BRFSS is a cross-sectional, random-digit–dialed, annual telephone survey of noninstitutionalized U.S. adults aged ≥18 years. BRFSS is conducted by state and territorial health departments, and data are weighted to make estimates representative of each state. Combined (landline and mobile) median response rates for 2015−2019 ranged from 45.9% (2017) to 49.9% (2018).† Among 22 states§ in which BRFSS respondents were asked both the caregiving and cognitive decline questions in the same survey year during 2015−2019, the most recent year’s data were analyzed for this study.
Respondents were classified as caregivers if they responded affirmatively when asked whether they had provided care to a family member or friend with a health condition or disability in the past 30 days. These respondents were then asked seven more questions about the care recipient and the type and duration of care provided (1). Personal care tasks included administering medications, feeding, dressing, and bathing; household tasks included cleaning, managing money, and preparing meals.¶ Respondents were classified as experiencing SCD if they responded affirmatively when asked if they had experienced worsening or more frequent confusion or memory loss in the past 12 months.
Weighted, unadjusted prevalence of SCD by caregiver status was estimated among 93,604 community-dwelling respondents aged ≥45 years and among a subgroup of 21,238 (23.0%) caregivers, by sociodemographic, health-related, and caregiving-related characteristics. The distribution of these characteristics was estimated among caregivers by SCD status. Complex survey data methods were used to estimate weighted percentages and corresponding 95% CIs using SAS-callable SUDAAN survey procedures (version 9.4; SAS Institute). T-tests were used to determine statistically significant differences between caregivers and noncaregivers with SCD, and modified Rao-Scott chi-square tests were used to estimate statistical differences between proportions of caregivers with and without SCD for each selected characteristic. P-values <0.05 were considered statistically significant for both tests. The relative standard error for all estimates was <30%. This activity was reviewed by CDC and was conducted consistent with applicable federal law and CDC policy.**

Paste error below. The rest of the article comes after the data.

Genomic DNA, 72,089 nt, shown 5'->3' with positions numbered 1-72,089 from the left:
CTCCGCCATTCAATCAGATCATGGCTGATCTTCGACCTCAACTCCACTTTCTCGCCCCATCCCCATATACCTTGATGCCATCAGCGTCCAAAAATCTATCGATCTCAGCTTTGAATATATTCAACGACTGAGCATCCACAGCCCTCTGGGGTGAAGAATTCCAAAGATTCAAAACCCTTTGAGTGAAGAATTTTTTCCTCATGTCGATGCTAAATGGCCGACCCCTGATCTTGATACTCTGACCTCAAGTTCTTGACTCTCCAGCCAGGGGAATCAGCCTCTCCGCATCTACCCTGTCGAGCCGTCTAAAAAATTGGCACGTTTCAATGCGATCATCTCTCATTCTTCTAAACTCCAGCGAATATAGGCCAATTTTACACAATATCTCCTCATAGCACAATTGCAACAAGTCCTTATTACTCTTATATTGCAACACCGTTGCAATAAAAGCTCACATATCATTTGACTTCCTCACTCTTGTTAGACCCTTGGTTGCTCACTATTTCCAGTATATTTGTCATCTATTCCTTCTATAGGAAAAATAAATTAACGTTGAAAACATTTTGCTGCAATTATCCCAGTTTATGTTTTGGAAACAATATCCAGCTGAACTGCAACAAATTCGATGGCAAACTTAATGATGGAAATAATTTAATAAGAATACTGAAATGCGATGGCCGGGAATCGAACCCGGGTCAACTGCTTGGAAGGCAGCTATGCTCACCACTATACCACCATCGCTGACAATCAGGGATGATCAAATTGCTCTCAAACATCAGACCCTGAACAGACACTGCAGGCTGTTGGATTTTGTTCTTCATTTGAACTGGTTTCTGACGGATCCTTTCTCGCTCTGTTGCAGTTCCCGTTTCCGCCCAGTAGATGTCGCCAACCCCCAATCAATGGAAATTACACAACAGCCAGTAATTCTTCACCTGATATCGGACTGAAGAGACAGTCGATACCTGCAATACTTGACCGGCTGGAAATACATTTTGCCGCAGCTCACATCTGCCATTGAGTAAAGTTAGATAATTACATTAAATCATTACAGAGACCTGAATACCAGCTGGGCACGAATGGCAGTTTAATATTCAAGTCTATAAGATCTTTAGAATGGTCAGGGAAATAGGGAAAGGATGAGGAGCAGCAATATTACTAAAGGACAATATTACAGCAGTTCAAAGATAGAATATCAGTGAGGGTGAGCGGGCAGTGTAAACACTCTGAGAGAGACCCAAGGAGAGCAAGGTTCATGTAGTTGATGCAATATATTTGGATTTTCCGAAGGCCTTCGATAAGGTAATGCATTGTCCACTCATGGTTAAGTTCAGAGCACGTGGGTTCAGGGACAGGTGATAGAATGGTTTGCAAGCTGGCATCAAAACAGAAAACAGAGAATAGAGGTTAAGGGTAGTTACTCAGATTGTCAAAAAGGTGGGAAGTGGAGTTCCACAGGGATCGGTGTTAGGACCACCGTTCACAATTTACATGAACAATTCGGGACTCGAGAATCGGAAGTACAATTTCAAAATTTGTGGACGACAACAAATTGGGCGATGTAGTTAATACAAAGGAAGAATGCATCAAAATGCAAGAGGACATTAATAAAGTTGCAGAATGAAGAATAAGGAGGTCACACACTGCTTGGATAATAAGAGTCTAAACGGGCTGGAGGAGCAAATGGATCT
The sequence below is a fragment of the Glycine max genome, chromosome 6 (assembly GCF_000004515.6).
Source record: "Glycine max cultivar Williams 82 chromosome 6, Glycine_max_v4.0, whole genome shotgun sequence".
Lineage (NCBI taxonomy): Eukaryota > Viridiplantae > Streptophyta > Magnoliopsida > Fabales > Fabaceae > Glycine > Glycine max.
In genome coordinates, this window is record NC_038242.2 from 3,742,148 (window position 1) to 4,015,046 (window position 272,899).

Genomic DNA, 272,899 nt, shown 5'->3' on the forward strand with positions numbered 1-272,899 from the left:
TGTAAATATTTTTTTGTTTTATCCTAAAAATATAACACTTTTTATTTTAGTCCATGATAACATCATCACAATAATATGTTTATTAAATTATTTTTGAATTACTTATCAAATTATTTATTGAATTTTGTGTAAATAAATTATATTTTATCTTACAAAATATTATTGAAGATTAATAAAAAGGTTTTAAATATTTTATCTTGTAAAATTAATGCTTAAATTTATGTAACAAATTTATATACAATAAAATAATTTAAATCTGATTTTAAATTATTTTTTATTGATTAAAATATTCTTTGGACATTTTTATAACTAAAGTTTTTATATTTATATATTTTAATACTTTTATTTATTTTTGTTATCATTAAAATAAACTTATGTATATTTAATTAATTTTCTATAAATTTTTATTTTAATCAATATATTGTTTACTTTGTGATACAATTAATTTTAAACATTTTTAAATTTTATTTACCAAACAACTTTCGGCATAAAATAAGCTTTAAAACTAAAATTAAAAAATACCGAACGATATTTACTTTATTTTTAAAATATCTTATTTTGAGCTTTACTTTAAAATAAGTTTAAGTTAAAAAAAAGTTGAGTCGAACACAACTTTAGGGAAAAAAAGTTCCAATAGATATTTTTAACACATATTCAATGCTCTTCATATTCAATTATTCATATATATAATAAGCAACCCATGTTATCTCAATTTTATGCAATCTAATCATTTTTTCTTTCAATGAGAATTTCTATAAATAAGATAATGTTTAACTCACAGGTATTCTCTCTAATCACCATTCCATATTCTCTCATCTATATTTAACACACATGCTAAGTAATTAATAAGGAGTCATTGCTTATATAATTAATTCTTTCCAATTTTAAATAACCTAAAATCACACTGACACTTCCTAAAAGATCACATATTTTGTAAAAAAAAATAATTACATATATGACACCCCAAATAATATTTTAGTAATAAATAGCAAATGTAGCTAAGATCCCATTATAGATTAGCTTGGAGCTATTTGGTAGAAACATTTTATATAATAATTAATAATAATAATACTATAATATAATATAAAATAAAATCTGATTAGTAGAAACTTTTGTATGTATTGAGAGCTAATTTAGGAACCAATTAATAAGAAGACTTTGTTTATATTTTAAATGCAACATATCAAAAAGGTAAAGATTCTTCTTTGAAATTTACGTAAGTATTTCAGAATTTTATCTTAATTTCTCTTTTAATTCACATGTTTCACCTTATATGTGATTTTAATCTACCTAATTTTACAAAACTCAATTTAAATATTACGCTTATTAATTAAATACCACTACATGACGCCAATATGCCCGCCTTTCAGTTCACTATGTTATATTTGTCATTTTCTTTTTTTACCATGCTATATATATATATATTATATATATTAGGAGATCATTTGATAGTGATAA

During 2015–2019, 23.0% (95% CI = 22.5%–23.6%) of U.S. adults (approximately 13 million) aged ≥45 years in 22 states were caregivers. Among caregivers, the overall prevalence of SCD was 12.6% and varied by state, ranging from 9.8% (New Jersey) to 17.3% (Louisiana) (Table 1). In comparison, the prevalence of SCD among noncaregivers was 10.2% (p<0.001) (Table 2). Prevalence of SCD did not differ between caregivers and noncaregivers by history of depression, number of days physical or mental health was not good in the past 30 days, or number of days health prevented regular activities in the past 30 days. Compared with noncaregivers, SCD prevalence among caregivers was higher among persons aged 45–64 years, men, non-Hispanic White persons, employed persons, persons who reported any chronic condition, and persons who reported good, very good, or excellent health.